Earlier this week, I shared my approach to and the tools used for building a WordPress Plugin. In the post, I briefly touched on CodeKit, but I didn’t really talk about why I use it nor did I share how I configure it for my WordPress-based projects.

Using CodeKit For WordPress Plugin Development

CodeKit is a platform-agnostic application – it’s meant for anyone who is doing web development – and it has been one of the single best tools that I’ve added to my WordPress toolbox in the past year.

The thing is, there’s a variety of ways to tailor CodeKit for your needs. It has support for LESS, Sass, a couple of JavaScript linting utilities, dependency management, minification, and so on.

Though there’s no single “right way” to configure it, here’s how I’ve been using CodeKit for WordPress plugin development.

On File Organization

Before dropping my project into CodeKit, I start with a boilerplate directory structure:

Using CodeKit For WordPress Plugin Development - On File Organization

In the screenshot above, you’ll notice that I maintain separate directories for CSS and for JavaScript. Within the css directory, I have a less directory and within the js directory, I have a dev directory.

Obviously, I use LESS to write CSS, but the less directory serves as my working directory. Any stylesheet that resides in the root of the css directory is generated by CodeKit.

Similarly, all of my JavaScript is written in the dev directory – CodeKit combines, minifies and outputs the final version of the files into the root of the js directory.

This means that when I enqueue and register stylesheets and JavaScript, I use the files that are located in the root of their respective directories – not what’s located in the working subdirectories.

Again, all of the files in the root of these directories are generated and output by CodeKit.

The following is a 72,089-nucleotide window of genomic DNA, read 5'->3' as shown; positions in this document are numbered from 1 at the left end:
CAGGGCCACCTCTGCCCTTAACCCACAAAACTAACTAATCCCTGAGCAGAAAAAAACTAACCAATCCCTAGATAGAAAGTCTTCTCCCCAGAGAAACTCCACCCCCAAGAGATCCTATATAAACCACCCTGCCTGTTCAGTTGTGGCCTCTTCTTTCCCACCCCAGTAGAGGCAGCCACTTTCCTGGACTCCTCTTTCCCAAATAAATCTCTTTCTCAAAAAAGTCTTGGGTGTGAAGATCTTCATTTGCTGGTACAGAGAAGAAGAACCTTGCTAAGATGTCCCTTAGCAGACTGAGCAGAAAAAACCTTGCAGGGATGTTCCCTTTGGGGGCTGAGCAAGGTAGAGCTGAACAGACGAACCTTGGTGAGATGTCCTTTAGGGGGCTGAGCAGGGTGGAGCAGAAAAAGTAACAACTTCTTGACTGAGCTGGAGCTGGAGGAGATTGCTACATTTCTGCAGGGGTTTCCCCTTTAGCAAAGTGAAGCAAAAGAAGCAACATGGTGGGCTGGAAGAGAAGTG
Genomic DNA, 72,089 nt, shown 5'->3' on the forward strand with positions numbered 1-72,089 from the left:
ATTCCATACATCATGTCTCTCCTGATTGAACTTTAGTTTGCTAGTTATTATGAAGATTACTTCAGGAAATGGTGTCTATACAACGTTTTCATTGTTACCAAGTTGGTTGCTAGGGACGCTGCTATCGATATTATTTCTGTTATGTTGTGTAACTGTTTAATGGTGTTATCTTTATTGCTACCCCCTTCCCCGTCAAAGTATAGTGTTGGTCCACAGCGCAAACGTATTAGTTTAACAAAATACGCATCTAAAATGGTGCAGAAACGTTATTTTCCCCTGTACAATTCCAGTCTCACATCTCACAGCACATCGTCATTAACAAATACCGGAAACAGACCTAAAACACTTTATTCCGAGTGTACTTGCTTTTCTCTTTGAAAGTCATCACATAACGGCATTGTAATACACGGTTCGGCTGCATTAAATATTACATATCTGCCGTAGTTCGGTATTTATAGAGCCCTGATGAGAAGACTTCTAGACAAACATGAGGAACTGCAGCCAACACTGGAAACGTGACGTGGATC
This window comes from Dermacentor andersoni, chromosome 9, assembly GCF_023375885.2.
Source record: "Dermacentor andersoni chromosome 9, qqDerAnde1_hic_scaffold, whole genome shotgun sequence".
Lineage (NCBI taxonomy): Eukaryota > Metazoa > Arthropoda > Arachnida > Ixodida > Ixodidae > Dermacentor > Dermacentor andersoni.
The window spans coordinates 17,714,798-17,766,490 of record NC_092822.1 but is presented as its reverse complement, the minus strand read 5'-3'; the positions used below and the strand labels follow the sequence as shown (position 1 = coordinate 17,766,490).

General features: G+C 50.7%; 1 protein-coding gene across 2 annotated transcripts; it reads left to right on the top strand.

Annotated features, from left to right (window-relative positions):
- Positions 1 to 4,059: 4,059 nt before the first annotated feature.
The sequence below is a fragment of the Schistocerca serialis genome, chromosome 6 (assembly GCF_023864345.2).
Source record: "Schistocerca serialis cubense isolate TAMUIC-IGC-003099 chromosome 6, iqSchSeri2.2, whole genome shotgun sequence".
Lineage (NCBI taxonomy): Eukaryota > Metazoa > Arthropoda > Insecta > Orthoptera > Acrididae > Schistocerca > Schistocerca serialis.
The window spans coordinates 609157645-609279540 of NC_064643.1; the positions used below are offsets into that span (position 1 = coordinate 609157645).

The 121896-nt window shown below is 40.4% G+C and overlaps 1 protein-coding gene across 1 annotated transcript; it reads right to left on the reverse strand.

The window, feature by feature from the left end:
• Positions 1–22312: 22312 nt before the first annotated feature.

Obviously, I use LESS but I’m not one to take a strong stance on why you should use it (or why you shouldn’t use Sass). I like LESS so I roll with it.

I’ve configured CodeKit to use it’s internal LESS compiler, to minify the file, and to run Bless on the file once it has been compiled:

Using CodeKit For WordPress Plugin Development - Less Options

Since all of my LESS files reside in a subdirectory of the CSS directory, I set CodeKit to write out the compiled files to the directory above where the LESS files are stored:

Using CodeKit For WordPress Plugin Development - Less Output

And that’s it for the LESS configuration. Easy enough.

JSLint For JavaScript

For JavaScript, I’ve set CodeKit to concatenate and minify all of the JavaScript sources:

Using CodeKit For WordPress Plugin Development - JavaScript Settings

Since dev is my working directory, I’ve set CodeKit output the file in the root of the js directory:

Using CodeKit For WordPress Plugin Development - JavaScript Output

Finally, I’m a big fan of Douglas Crockford – his book JavaScript: The Good Parts – is what really changed the way that I write my JavaScript source. I consider that book the be to JavaScript what K&R did for C.

CodeKit offers two ways to evaluate the code quality of your JavaScript – JSHint and JSLint. JSHint is a nice tool and is slightly less strict that JSLint, but JSLint is written and maintained by Douglas Crockford so I’ve opted to use this particular linter in my projects.

Since the JavaScript is based on jQuery, I’ve had to make a couple of customizations to the JSLint settings:

Using CodeKit For WordPress Plugin Development - JSLint Settings

This will prevent CodeKit from generating JSLint errors for globals that it doesn’t recognize or that it considers undefined.

For the most part, that’s it. All of the settings are configured at the global level so they are applied across the board to each my projects. By using a standard directory structure for organization and a global configuration, it’s really easy to get up and going with new projects (and even converting existing projects).